Not to mention the post-pregnancy costs of the baby once they arrive.

I’m all in favor of women celebrating their pregnancies, though I hope they know that there are real risks of miscarriage, and death of baby and/or mother in childbirth, so I hope they are prepared for how to handle that with their avid TikTok followers.

Mostly, however, my concerns are Shelton’s concerns:

But I know one thing to be true: Influencers do have influence. There is certainly a relationship between social media consumption and eating disorders, for example. It saddens me that some girls might become pregnant despite their lack of resources and in spite of the abortion rights that are quickly fading away, because of these influencers.

And because they imagine themselves pregnant in fashionable outfits, twirling for large Internet audiences, building not just a family and a new life, but also perhaps a business, or a brand, or an imaginary life in which they won’t have to “deal” with the child who is the desired, delightful result of the pregnancy, because everything will be smooth and taken care of — just like it is for Amanda Steele and her ilk.


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Toni Morrison: Beloved‘s Language of Loving Your Body

Debbie says:

Maria Popova’s The Marginalian is one of the best sites on the Internet. Popova writes thought-provoking, moving essays based on contemporary and historical writing. This week, she served up some language from Toni Morrison‘s Beloved, a book I deeply care about, but rarely revisit, because it’s such a hard read. So I had no memory of these passages:

Love your hands! Love them. Raise them up and kiss them. Touch others with them, pat them together, stroke them on your face… Love your mouth… This is flesh… Flesh that needs to be loved. Feet that need to rest and to dance; backs that need support; shoulders that need arms, strong arms… Love your neck; put a hand on it, grace it, stroke it and hold it up. And all your inside parts that they’d just as soon slop for hogs, you got to love them. The dark, dark liver — love it, love it, and the beat and beating heart, love that too. More than eyes or feet. More than lungs that have yet to draw free air. More than your life-holding womb and your life-giving private parts… love your heart. For this is the prize.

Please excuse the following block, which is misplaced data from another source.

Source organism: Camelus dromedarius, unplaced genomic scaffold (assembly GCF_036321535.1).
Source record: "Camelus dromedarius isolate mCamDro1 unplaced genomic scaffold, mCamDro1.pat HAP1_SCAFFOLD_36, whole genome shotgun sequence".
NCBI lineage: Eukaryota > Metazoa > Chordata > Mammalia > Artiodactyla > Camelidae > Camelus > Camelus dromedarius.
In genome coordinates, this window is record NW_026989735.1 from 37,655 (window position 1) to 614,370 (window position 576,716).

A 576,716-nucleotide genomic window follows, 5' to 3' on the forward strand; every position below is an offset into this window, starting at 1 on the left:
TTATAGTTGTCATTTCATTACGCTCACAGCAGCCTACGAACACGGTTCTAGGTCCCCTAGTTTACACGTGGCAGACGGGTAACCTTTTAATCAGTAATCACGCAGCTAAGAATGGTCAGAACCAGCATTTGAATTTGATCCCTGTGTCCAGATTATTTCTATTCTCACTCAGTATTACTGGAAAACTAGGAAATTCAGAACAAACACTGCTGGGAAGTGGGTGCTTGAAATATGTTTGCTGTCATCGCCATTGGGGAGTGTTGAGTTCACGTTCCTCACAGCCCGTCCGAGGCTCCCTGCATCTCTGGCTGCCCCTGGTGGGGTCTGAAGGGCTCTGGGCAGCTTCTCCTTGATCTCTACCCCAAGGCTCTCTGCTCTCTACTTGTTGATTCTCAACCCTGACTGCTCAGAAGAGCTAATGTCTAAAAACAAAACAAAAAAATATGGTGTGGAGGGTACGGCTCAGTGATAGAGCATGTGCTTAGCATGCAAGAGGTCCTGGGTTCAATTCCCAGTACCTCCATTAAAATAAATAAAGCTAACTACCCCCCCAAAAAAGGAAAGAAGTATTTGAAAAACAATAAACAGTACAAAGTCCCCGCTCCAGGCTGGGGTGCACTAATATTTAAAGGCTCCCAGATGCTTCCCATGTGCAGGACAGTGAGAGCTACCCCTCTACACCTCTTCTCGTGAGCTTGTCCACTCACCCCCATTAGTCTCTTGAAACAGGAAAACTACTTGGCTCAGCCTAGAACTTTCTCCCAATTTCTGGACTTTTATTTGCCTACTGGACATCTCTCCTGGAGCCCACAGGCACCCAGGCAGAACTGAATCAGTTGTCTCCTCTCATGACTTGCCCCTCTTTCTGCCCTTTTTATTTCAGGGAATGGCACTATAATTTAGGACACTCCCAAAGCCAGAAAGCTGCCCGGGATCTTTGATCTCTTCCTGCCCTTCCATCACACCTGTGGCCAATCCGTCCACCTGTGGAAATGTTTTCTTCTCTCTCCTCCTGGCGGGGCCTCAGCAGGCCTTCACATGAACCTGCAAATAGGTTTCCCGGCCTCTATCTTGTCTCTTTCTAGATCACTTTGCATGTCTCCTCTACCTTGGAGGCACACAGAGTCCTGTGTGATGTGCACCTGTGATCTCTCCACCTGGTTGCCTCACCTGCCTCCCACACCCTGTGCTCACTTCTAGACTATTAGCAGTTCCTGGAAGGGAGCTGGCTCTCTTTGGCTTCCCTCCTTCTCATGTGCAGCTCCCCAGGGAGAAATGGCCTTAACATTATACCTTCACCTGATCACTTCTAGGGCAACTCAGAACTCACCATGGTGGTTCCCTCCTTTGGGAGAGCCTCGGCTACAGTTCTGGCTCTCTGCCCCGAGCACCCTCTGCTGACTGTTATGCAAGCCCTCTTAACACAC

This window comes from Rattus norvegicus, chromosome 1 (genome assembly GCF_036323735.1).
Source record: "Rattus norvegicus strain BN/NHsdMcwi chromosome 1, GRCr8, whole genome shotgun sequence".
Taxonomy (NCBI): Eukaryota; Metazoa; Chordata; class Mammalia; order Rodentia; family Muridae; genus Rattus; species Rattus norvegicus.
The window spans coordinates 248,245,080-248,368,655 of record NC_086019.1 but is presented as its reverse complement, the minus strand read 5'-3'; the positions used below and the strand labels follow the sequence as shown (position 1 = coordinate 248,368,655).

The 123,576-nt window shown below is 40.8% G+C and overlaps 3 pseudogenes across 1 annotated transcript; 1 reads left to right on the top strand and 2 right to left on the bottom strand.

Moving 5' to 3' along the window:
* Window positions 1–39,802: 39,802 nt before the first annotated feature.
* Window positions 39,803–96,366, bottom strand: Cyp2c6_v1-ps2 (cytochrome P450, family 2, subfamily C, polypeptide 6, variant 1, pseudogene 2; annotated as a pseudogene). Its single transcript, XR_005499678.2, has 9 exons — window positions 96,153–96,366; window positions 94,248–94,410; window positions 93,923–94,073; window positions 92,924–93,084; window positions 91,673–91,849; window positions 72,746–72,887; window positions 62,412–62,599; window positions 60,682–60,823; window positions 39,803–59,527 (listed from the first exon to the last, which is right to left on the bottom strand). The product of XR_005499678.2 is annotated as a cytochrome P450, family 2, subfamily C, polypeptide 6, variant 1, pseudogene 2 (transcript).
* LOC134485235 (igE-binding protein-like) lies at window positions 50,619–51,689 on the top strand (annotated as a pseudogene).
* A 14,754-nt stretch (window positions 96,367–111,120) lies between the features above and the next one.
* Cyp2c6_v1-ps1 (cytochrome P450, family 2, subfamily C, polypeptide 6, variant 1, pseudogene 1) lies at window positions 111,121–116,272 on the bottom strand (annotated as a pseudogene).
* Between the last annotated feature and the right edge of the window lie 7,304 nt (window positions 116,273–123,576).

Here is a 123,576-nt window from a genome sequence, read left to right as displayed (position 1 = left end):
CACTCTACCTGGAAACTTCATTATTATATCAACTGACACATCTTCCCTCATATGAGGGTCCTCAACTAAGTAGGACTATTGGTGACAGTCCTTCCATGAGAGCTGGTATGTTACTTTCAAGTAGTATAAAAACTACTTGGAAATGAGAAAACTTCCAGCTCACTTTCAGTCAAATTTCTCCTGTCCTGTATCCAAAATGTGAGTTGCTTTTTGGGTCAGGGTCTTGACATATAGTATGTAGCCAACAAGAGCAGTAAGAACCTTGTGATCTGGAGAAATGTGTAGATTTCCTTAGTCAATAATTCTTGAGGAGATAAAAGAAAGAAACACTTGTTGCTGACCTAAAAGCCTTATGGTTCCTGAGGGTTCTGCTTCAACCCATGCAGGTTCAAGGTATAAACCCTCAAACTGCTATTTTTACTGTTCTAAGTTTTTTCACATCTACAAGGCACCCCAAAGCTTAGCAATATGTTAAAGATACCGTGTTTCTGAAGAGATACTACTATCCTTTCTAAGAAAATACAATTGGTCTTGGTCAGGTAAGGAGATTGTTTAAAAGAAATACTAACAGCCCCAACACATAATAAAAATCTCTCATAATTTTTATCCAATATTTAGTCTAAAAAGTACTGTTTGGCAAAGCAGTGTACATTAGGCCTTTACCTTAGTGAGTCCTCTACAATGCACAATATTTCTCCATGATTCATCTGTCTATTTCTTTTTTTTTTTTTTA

Popova connects this passage to Walt Whitman, and adds to it with scientific art from Paul Sougy, whose work I didn’t know.

To me, however, once I get over how extraordinary the text is by itself, I connect to to the stark, painful realities of the novel, a book which is not primarily about joy, or hope, or even the possibility of getting through hard times. So what I see is the jaw-droppingly beautiful flower growing in the garbage slick, the extraordinary sunset over the killing field. Morrison was a genius beyond compare. The fact that she found the time not just to celebrate the body but to teach her readers how to love our bodies — which are, after all, us — is yet another reason to treasure her and her work.


Debbie is no longer active on Twitter. Watch this space to follow her on Mastodon.